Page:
We promised we’d do more to tell the stories of our projects, wherever possible. This is from Sam, a faststreamer who worked on an ongoing project with the Department for Work & Pensions (DWP). Our 'Positive Engagement' project looks at how to improve support for people with long-term health conditions and disabilities, so they can be helped to return to work.
Sam’s story of his personal commitment to people-centred approaches and his experience of the project discovery stage follows. We will be back with updates on the ethnography and co-design so you can judge whether Sam’s expectations were met!
My team in DWP were given the huge responsibility of making sure that people with health conditions and disabilities had a better experience of engaging with job centre services. The evidence suggested voluntarily accessing employment support was having positive effects. But we wanted to know how we could build on this success and create more meaningful engagement with better outcomes for everyone. What were the improvements we could make across the system?
As a relative newcomer, it was great to be involved in such early stage policy-making. My previous career as a teacher in south-east London had given me first-hand experience of how the impact of new policy could be undermined by a lack of awareness of frontline reality. This disconnect was part of what drove me to bring my experience to central government.
So Policy Lab’s focus on the citizen was particularly encouraging. Getting people who are affected by your policy involved from the start - for example through understanding their real lives using ethnographic methods - gives us insights that are impossible to make from a distance.
The project began with a two-hour ‘Lab Light,’ where we agreed our scope – the diagnose phase of the double-diamond methodology. We started in classic Lab style with hopes and fears which highlighted everyone’s shared commitment to improve experiences of both frontline staff and the people that use our services.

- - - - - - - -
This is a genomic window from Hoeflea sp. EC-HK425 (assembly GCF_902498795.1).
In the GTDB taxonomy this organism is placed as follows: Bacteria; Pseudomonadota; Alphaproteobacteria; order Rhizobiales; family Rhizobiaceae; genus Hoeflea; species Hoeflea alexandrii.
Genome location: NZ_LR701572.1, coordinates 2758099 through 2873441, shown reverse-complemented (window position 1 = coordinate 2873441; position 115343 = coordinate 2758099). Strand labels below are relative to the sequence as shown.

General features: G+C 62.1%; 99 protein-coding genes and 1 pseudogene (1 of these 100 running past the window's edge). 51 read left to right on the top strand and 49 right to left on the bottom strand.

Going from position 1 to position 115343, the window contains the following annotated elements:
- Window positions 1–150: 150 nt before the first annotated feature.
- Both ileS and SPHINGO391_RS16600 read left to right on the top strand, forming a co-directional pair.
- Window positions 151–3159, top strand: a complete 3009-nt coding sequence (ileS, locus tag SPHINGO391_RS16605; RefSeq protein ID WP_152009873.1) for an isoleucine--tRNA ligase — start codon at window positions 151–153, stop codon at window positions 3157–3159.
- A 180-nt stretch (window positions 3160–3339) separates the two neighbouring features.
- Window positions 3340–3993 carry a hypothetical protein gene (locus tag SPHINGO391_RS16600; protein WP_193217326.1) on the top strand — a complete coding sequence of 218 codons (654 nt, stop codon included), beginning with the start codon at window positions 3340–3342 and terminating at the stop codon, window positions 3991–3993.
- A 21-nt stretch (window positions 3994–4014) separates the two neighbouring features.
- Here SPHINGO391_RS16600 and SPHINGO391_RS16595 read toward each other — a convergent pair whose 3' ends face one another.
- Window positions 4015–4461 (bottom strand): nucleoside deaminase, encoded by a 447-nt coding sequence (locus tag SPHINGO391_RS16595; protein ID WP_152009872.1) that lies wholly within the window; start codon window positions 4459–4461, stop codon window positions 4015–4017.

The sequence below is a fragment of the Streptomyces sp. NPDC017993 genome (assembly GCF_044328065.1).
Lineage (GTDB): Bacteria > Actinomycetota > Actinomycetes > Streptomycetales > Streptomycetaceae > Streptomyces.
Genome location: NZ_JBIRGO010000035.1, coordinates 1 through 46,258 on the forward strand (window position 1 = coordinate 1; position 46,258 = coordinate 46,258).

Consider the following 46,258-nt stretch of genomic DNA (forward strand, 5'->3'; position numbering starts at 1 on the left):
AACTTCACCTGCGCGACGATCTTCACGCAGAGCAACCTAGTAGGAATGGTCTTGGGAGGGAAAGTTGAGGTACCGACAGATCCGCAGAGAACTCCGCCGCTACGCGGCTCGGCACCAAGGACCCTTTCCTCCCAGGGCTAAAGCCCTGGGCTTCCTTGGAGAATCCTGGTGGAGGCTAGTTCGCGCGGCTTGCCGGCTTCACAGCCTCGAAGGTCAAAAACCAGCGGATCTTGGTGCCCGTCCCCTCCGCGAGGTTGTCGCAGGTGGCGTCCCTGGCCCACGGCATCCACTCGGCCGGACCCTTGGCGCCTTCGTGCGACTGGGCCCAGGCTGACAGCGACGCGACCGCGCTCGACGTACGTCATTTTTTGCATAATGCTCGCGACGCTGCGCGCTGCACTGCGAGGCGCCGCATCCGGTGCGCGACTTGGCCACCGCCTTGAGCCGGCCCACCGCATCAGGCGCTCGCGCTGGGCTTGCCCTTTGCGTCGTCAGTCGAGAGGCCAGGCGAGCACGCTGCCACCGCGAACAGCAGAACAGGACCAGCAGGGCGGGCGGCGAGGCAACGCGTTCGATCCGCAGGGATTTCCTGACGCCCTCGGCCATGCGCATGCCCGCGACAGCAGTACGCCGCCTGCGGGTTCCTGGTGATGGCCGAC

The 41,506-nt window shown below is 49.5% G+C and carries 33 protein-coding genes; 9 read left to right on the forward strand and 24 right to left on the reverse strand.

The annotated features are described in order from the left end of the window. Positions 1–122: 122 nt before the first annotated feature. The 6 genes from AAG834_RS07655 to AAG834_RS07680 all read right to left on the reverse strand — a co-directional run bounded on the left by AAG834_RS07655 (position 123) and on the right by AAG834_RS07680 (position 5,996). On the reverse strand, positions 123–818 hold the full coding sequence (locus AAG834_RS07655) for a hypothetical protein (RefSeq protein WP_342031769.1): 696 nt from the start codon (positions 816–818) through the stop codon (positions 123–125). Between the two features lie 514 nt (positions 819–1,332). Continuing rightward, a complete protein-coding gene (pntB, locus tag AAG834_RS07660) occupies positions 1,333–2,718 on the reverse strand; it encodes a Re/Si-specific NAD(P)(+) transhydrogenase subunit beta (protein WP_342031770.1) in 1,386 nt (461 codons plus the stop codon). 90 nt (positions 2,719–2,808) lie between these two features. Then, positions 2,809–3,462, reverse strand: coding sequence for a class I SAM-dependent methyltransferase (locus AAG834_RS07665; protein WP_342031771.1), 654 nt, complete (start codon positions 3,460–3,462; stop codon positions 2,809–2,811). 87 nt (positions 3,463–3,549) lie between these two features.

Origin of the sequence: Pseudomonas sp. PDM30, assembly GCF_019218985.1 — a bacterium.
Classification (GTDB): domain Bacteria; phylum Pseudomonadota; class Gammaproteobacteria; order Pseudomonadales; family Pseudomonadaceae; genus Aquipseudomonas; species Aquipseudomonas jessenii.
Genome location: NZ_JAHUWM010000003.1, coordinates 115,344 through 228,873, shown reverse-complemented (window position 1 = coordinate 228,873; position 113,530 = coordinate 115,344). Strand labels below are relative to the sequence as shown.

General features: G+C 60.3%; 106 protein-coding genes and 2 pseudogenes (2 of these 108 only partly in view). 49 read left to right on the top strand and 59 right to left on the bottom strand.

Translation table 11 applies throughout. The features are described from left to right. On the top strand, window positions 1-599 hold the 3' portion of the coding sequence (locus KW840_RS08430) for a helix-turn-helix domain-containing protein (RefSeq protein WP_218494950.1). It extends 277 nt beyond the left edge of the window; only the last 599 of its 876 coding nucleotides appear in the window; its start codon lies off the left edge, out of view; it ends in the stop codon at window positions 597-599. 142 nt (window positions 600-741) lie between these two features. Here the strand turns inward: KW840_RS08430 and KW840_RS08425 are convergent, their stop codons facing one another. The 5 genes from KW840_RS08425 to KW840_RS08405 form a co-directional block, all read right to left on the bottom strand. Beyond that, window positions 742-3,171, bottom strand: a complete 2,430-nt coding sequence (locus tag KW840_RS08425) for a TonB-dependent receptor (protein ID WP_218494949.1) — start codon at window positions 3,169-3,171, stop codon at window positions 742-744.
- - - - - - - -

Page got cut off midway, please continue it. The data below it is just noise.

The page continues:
Because we had practitioners in the room alongside policy-makers, we had a very open and honest conversation which helped us get an early sense of what might be stopping effective engagement. And it allowed us to identify the types of people who it would be most interesting to find out more about - the focus of our research.
These conversations helped us prepare for the two-day sprint - another key component of the Lab approach. There, we brought together policy makers from across government with designers, researchers and frontline staff. We started out with an ‘evidence safari’ - a great way to get everyone in the room to understand the key policy challenges quickly (and memorably). We were able to identify the gaps in our understanding, and to build on extensive knowledge the department had already accumulated.
On day 2 we focused on preparation for our ethnographic research and we essentially wrote the brief together, finalising the list of participants we were looking for, so Policy Lab could go out immediately to find them.
Of course, this was just the start. But so far I’ve seen huge value from this approach which I have taken with me into my next posting in BEIS. Not only did it allow us to engage with a range of colleagues and stakeholders, but it has led us to think critically about each stage of the policy development process.
I’m looking forward to seeing the findings from the ethnography, and of course, the new ideas we hope will emerge from the co-design. Watch this space for updates from the team.